Monday, May 07, 2012

The Occupy Movement and the Communism of Everyday Life — The American Magazine

Lee Harris of the American Enterprise Institute conclusion on Occupy’s David Graeber,
There is, however, an even deeper internal contradiction in Graeber’s thinking. Most of us would welcome the ideal of promoting everyday communism. Even if we are put off by Graeber’s terminology, we recognize the value of a community in which people are willing to help each other out. This is certainly a refreshing change from the communism of Marxist orthodoxy, which was to be imposed from the top down through the dictatorship of the proletariat. Yet the Marxists were at least consistent. Their praxis matched their theory. They knew that to achieve their goal, there had to be a revolution—violent revolution.

Unlike Marxist communism, however, the communism of everyday life cannot be imposed by force. People must spontaneously choose to practice it. They may do this automatically because of the religious or cultural traditions in which they were raised, but no political revolution can hope to instill the spirit of everyday communism where it does not already exist. On the contrary, revolutions, because they disrupt the traditional structures and fabric of ordinary life, are far more likely to poison this spirit. In short, if Graeber seriously wanted to promote the ideal of everyday communism, he would drop his romantic infatuation with world revolution.

There is a way out, both for Graeber and the Occupy movement. Graeber is virtually unique among radical thinkers for the favorable attitude he takes towards religion. Religions, after all, have managed to do what no political revolution ever has—they have encouraged and promoted the spirit of everyday communism, as Graeber himself notes in his book. How did religious movements succeed where merely political movements failed? For the most part, they relied on individuals who lived and embodied the spirit of everyday communism and who inspired others to do the same by their own shining example.

Of course, for some people this path is not as exciting as smashing windows and slashing tires, but it is far more likely to win converts.
The Occupy Movement and the Communism of Everyday Life — The American Magazine
I heard a guest Preacher (and a long time UU Minister) yesterday preach UUism’s in unmistakable crisis and decline.  The decline at the forefront of every UU Minister’s thinking. 

To my mind some of the decline is change and failure to adopt.  Some institutions adopt and survive, others don’t and  pass. 

But the UU reaction to Occupy showed me a failure of far too many UU clergy and religious leaders to judge and discern.  They came out full bore for Occupy and then went silent when the violence erupted. An obvious outcome to anyone who could remember the 60s and 70s, and spent a little time with the Occupy folks.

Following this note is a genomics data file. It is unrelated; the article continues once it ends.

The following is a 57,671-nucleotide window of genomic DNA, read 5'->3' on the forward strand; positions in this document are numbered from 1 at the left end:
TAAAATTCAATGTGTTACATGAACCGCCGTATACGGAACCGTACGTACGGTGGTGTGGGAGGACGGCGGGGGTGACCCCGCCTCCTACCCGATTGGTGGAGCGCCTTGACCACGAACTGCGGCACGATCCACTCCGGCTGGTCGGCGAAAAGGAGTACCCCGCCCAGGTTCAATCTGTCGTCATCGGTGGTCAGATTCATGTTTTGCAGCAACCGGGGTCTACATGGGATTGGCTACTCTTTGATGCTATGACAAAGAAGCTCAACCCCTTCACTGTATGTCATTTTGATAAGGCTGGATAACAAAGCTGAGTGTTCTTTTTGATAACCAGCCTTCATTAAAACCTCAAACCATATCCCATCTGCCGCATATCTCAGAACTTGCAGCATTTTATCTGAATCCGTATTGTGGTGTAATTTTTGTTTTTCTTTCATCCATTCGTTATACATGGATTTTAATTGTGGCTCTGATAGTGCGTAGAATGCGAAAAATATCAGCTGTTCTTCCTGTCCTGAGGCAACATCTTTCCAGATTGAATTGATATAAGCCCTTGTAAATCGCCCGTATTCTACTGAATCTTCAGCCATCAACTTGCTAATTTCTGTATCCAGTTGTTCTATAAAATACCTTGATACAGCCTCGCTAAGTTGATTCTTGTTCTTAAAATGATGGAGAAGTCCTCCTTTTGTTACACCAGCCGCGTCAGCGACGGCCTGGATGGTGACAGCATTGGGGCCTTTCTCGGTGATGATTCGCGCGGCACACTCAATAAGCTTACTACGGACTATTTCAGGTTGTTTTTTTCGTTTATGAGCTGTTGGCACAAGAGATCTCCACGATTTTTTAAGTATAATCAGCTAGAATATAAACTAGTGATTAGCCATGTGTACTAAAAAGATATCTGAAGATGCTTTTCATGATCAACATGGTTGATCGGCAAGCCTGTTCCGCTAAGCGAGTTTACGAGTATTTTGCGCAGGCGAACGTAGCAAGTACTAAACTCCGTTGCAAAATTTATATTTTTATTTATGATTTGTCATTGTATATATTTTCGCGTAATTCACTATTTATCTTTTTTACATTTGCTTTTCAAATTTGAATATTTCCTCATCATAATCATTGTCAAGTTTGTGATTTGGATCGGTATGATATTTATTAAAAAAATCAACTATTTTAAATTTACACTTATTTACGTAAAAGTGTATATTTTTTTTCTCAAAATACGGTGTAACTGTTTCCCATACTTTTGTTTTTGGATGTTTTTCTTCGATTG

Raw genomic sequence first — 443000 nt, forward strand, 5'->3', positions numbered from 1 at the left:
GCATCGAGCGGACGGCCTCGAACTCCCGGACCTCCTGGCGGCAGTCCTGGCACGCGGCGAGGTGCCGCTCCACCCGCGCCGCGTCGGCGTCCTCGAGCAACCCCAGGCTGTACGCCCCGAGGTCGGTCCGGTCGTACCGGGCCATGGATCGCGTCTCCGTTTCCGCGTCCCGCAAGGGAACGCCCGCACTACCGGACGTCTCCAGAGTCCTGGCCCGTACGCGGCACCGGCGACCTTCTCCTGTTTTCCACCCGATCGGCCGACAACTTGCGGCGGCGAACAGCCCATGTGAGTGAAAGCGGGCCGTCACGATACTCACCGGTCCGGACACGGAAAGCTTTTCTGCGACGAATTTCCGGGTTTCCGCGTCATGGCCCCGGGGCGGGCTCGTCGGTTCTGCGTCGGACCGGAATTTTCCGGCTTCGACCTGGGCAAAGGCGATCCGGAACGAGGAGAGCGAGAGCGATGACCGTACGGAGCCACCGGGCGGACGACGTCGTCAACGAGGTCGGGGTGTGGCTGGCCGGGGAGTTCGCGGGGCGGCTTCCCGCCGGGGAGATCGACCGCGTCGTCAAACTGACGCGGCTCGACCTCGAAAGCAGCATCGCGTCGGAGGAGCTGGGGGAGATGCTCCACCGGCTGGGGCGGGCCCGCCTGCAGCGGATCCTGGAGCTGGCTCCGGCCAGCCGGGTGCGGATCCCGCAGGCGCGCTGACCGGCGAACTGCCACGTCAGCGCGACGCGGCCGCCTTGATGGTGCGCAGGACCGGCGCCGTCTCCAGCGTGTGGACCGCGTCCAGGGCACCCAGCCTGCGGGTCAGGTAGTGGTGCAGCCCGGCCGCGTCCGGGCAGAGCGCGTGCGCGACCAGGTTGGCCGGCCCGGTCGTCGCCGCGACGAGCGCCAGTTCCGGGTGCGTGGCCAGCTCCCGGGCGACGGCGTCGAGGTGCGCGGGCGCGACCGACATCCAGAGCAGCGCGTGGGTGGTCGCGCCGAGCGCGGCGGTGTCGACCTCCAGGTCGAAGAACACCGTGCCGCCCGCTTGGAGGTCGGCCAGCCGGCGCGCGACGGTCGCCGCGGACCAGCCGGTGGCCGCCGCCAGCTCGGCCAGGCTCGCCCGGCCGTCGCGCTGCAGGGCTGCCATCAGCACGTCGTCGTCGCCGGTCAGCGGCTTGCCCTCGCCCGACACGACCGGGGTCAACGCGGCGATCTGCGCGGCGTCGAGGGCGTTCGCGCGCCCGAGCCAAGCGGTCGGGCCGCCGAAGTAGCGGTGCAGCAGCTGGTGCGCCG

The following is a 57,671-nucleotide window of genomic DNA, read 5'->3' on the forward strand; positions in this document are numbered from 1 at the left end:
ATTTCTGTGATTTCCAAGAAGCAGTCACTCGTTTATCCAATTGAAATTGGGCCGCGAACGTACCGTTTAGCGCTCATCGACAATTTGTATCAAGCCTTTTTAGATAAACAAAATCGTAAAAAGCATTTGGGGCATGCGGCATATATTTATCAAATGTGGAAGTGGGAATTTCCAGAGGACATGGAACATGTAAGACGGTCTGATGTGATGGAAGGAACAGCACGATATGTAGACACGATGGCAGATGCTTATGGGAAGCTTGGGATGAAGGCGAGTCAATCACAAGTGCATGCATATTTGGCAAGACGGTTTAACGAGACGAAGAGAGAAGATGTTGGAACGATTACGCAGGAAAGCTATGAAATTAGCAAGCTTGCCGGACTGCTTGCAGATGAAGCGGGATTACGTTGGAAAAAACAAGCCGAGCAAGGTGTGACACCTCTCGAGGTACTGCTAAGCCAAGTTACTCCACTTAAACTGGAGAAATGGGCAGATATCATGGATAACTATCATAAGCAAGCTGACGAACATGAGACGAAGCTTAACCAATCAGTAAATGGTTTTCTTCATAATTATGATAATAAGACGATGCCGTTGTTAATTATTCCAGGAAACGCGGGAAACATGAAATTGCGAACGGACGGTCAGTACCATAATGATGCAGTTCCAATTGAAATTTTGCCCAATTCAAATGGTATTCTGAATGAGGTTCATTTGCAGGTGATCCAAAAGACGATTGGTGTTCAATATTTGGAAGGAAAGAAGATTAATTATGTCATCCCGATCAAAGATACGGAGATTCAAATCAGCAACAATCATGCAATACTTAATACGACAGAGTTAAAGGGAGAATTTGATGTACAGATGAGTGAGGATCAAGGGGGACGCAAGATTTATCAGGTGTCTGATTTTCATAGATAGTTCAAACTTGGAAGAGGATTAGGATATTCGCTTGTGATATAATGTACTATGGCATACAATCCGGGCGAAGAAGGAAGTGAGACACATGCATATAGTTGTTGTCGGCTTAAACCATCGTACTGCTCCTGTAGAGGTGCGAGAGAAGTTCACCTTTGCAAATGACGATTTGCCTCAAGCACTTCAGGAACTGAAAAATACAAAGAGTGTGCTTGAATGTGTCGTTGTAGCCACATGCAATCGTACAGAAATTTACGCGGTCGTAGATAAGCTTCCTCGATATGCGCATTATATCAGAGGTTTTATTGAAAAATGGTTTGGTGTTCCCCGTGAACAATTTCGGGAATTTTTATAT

It’s a writer from the AEI who ferrets out the religious core within Occupy that UU’s should have been explaining and perhaps shaping the movement.  We surrendered with silence to the slashing tires crowd and that’s a sure sign of  our crisis.  Our leadership is failing our Churches big time; no converts indeed.  The AEI may end up with our mantle and they’ll deserve it.


JMP said...

I don't think what is described is the "Communism of Everyday Life." Sharing with your family and close friends is sharing within the tribe; it's not done from any lofty ideas of egalitarianism but from affection and duty towards those who are related or have commonality with you. Trust has been established from past experiences, or familial bonds. This can never be established with the mass of humanity, which is largely unknowable to the individual and divided into many beliefs and cultures; thus the failure of Marxist Communism. Early Christianity has been described as a form of communism, but their shared beliefs made them a family system. But of course, even that family broke up into competing churches. Primitive societies may have been a form of early communism, but I doubt they were as peaceful or equal as some sociologists think. There had to be a lot of conformity for that system to work, and I doubt that everyone stayed put. New tribes with new cultures could always be formed by errant members. Human nature overrules the Noble Savage myth. And does so today.

The Occupy Movement had also called for a general strike on May 1, not just protests. Since I didn't hear any reports of stores closing or factories shutting down, I am assuming that was a big flop. So much for the spirit of Communism among the American workers, or the revival of OWS.

Bill Baar said...

I'd prefer thinking of Communism of Everyday Life in notions more akin to John Luther Adam's Voluntary Associations.

Nary a UU Minister mentioned this. All swallowed up in the drama (and idoicy) of Occupy.

A connection between a powerful UU (and American) tradtion overlooked in favor or an irrational outburts that often went violent.

That's a damning comment on UU leadership considering how outfront Rev Morales was.

We're in a crisis and one need not look far to see why imo.

JMP said...

Voluntary Associations I can support. I don't think of it as being communist, though. That word carries too much negative baggage, thanks to Messrs. Marx, Lenin, Stalin and Mao.

As for Morales...I don't pay attention to what he says. I have no pope. I follow my own path.

Bill Baar said...

Agree Communism certainly a word with a lot of baggage.

I think family life is (or should be) from each according to their abilities, to each according to their needs. Trying to enforce that concept on a whole society a different story.

Good for you on Morales.